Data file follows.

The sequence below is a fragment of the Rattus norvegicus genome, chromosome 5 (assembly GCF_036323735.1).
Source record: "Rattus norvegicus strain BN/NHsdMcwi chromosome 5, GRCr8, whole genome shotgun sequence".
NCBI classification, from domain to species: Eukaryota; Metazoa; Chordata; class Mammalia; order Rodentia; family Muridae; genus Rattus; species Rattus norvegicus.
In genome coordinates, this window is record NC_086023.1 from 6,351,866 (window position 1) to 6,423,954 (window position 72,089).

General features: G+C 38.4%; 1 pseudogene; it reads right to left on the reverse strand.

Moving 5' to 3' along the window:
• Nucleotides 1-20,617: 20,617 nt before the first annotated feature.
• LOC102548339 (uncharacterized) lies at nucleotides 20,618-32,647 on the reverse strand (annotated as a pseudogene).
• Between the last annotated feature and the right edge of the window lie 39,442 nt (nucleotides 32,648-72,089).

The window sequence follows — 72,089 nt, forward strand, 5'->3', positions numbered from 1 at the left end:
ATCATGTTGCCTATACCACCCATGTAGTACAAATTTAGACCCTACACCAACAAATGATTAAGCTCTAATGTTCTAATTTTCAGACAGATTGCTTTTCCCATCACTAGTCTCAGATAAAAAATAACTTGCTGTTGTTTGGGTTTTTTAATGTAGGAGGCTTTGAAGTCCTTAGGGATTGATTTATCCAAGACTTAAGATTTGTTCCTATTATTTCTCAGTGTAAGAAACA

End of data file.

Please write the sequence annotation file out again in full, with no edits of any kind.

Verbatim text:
The sequence below is a fragment of the Rattus norvegicus genome, chromosome 5 (assembly GCF_036323735.1).
Source record: "Rattus norvegicus strain BN/NHsdMcwi chromosome 5, GRCr8, whole genome shotgun sequence".
NCBI classification, from domain to species: Eukaryota; Metazoa; Chordata; class Mammalia; order Rodentia; family Muridae; genus Rattus; species Rattus norvegicus.
In genome coordinates, this window is record NC_086023.1 from 6,351,866 (window position 1) to 6,423,954 (window position 72,089).

General features: G+C 38.4%; 1 pseudogene; it reads right to left on the reverse strand.

Moving 5' to 3' along the window:
• Nucleotides 1-20,617: 20,617 nt before the first annotated feature.
• LOC102548339 (uncharacterized) lies at nucleotides 20,618-32,647 on the reverse strand (annotated as a pseudogene).
• Between the last annotated feature and the right edge of the window lie 39,442 nt (nucleotides 32,648-72,089).

The window sequence follows — 72,089 nt, forward strand, 5'->3', positions numbered from 1 at the left end:
ATCATGTTGCCTATACCACCCATGTAGTACAAATTTAGACCCTACACCAACAAATGATTAAGCTCTAATGTTCTAATTTTCAGACAGATTGCTTTTCCCATCACTAGTCTCAGATAAAAAATAACTTGCTGTTGTTTGGGTTTTTTAATGTAGGAGGCTTTGAAGTCCTTAGGGATTGATTTATCCAAGACTTAAGATTTGTTCCTATTATTTCTCAGTGTAAGAAACA